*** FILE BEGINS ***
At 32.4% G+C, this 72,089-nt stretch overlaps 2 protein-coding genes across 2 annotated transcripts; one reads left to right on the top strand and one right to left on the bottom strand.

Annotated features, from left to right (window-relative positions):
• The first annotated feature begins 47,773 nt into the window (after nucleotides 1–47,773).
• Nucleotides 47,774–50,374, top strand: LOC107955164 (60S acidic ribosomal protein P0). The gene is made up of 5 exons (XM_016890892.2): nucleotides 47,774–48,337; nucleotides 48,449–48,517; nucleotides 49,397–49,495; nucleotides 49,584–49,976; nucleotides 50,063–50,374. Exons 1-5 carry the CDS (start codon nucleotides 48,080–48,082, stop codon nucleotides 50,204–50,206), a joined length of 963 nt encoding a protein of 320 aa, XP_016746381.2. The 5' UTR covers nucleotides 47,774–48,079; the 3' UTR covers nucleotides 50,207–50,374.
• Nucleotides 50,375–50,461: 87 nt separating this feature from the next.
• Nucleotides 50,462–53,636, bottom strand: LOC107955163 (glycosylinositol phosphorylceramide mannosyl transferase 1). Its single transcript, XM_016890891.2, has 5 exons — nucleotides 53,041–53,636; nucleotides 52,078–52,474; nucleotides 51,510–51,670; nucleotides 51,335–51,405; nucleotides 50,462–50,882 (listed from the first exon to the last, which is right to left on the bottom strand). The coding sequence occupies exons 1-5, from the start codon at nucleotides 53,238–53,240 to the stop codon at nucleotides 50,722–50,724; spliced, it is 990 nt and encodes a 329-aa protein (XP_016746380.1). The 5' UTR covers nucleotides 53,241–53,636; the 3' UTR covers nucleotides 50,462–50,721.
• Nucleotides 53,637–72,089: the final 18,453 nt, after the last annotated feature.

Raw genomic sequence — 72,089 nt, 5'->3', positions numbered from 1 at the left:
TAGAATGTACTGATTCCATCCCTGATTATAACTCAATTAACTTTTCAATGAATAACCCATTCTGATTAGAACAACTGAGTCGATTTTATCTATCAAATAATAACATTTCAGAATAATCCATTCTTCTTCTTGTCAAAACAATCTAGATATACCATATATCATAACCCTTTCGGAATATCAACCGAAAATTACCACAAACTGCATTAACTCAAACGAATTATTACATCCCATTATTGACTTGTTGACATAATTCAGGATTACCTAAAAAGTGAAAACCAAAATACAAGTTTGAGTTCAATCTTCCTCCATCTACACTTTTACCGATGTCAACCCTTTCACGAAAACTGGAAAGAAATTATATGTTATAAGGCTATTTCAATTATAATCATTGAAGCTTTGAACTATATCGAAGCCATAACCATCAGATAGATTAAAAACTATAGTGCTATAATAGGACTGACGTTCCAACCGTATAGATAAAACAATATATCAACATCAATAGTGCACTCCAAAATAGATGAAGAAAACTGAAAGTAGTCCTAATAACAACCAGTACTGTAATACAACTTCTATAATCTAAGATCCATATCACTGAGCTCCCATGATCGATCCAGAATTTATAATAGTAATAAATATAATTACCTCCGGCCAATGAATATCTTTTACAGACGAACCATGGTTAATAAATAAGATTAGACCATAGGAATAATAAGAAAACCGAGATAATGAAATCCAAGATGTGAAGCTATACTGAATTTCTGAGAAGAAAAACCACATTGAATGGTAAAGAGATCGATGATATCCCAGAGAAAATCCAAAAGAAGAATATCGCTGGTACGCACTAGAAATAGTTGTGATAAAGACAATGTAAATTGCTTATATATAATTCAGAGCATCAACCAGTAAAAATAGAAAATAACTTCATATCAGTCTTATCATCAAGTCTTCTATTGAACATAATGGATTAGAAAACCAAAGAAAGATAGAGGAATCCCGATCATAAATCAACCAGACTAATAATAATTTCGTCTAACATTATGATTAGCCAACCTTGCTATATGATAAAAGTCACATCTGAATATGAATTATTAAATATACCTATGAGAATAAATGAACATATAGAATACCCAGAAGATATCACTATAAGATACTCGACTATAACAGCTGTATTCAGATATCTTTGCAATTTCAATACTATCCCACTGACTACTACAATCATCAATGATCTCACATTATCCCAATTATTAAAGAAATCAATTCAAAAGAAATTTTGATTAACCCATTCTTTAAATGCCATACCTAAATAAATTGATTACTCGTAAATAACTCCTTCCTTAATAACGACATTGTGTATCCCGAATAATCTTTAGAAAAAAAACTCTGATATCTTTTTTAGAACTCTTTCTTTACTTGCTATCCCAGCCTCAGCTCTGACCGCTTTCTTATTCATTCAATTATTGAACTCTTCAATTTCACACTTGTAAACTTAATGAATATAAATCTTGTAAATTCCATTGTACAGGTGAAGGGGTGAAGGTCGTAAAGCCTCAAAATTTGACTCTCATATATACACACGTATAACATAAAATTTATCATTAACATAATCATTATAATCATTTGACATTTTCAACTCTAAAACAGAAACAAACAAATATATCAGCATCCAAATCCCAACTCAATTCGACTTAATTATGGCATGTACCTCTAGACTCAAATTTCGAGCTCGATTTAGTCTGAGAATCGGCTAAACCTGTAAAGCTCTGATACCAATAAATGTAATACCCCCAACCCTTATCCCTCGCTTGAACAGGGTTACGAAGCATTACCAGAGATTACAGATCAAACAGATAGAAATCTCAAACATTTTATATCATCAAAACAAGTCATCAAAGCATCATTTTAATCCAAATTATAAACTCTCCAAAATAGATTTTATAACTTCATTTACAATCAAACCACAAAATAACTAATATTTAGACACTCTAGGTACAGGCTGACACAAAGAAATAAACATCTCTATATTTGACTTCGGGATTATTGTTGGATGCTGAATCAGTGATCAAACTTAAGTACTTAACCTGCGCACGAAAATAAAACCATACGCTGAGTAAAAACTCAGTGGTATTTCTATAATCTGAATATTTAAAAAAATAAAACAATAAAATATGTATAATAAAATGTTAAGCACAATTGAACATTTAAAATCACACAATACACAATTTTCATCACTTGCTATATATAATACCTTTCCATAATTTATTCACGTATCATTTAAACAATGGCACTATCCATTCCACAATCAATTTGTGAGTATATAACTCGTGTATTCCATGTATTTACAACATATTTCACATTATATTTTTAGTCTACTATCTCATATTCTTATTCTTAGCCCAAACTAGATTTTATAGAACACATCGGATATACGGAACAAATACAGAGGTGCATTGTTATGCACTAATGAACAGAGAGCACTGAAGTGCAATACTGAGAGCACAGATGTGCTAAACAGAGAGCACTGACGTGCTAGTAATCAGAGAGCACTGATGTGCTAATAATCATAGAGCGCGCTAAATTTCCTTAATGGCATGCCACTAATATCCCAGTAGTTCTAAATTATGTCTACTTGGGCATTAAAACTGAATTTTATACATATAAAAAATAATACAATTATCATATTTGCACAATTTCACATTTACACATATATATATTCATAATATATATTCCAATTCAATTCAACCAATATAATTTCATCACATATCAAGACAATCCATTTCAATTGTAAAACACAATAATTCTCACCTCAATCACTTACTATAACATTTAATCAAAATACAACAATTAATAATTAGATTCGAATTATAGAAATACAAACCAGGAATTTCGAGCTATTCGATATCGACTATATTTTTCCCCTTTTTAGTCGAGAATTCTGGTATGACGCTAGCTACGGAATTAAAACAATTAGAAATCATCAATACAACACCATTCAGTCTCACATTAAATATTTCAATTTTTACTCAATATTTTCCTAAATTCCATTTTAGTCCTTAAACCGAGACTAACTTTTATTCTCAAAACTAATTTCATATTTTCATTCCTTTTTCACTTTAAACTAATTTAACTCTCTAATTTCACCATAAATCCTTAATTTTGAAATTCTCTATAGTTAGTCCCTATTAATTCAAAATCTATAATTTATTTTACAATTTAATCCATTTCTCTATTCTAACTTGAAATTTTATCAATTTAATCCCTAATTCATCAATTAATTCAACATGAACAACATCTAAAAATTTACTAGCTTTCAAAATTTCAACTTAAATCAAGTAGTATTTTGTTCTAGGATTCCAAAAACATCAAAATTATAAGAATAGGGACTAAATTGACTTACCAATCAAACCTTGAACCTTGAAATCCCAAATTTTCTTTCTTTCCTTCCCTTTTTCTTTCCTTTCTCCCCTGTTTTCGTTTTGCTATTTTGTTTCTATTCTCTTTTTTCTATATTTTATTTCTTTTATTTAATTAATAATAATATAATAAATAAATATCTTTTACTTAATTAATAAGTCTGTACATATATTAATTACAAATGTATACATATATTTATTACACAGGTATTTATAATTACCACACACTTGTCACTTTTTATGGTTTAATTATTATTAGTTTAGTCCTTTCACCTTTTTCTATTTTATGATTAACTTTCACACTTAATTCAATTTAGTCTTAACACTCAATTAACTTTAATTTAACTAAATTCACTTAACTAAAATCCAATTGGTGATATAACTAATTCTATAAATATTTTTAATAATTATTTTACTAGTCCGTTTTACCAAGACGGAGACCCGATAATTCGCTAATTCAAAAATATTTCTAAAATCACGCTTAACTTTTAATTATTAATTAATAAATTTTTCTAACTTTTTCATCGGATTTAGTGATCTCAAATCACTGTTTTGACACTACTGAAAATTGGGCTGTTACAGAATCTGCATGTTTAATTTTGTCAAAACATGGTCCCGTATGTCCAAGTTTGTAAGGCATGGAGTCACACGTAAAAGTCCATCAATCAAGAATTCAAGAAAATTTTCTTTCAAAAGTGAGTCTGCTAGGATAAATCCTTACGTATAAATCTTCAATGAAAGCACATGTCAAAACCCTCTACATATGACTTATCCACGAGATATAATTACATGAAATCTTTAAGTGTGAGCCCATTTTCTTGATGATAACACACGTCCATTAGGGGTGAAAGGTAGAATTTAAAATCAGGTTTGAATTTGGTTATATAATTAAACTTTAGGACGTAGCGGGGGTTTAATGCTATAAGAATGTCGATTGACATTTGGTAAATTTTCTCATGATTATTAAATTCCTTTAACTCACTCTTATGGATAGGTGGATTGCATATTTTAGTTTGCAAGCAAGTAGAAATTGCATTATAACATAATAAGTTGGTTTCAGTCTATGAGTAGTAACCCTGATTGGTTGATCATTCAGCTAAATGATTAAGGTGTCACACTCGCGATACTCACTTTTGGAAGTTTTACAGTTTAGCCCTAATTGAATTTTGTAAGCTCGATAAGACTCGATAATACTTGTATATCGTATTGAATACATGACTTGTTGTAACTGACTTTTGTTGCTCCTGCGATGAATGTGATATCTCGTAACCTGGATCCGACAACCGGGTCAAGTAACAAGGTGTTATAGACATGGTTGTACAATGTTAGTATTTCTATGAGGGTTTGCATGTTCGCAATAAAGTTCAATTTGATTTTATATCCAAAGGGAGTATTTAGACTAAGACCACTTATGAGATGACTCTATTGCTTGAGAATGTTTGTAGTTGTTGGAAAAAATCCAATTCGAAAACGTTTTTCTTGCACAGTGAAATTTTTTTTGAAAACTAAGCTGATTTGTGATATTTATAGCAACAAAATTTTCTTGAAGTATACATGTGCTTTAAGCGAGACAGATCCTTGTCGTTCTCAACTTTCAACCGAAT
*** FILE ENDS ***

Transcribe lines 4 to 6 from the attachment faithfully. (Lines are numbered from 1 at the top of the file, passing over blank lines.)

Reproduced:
• Nucleotides 47,774–50,374, top strand: LOC107955164 (60S acidic ribosomal protein P0). The gene is made up of 5 exons (XM_016890892.2): nucleotides 47,774–48,337; nucleotides 48,449–48,517; nucleotides 49,397–49,495; nucleotides 49,584–49,976; nucleotides 50,063–50,374. Exons 1-5 carry the CDS (start codon nucleotides 48,080–48,082, stop codon nucleotides 50,204–50,206), a joined length of 963 nt encoding a protein of 320 aa, XP_016746381.2. The 5' UTR covers nucleotides 47,774–48,079; the 3' UTR covers nucleotides 50,207–50,374.
• Nucleotides 50,375–50,461: 87 nt separating this feature from the next.
• Nucleotides 50,462–53,636, bottom strand: LOC107955163 (glycosylinositol phosphorylceramide mannosyl transferase 1). Its single transcript, XM_016890891.2, has 5 exons — nucleotides 53,041–53,636; nucleotides 52,078–52,474; nucleotides 51,510–51,670; nucleotides 51,335–51,405; nucleotides 50,462–50,882 (listed from the first exon to the last, which is right to left on the bottom strand). The coding sequence occupies exons 1-5, from the start codon at nucleotides 53,238–53,240 to the stop codon at nucleotides 50,722–50,724; spliced, it is 990 nt and encodes a 329-aa protein (XP_016746380.1). The 5' UTR covers nucleotides 53,241–53,636; the 3' UTR covers nucleotides 50,462–50,721.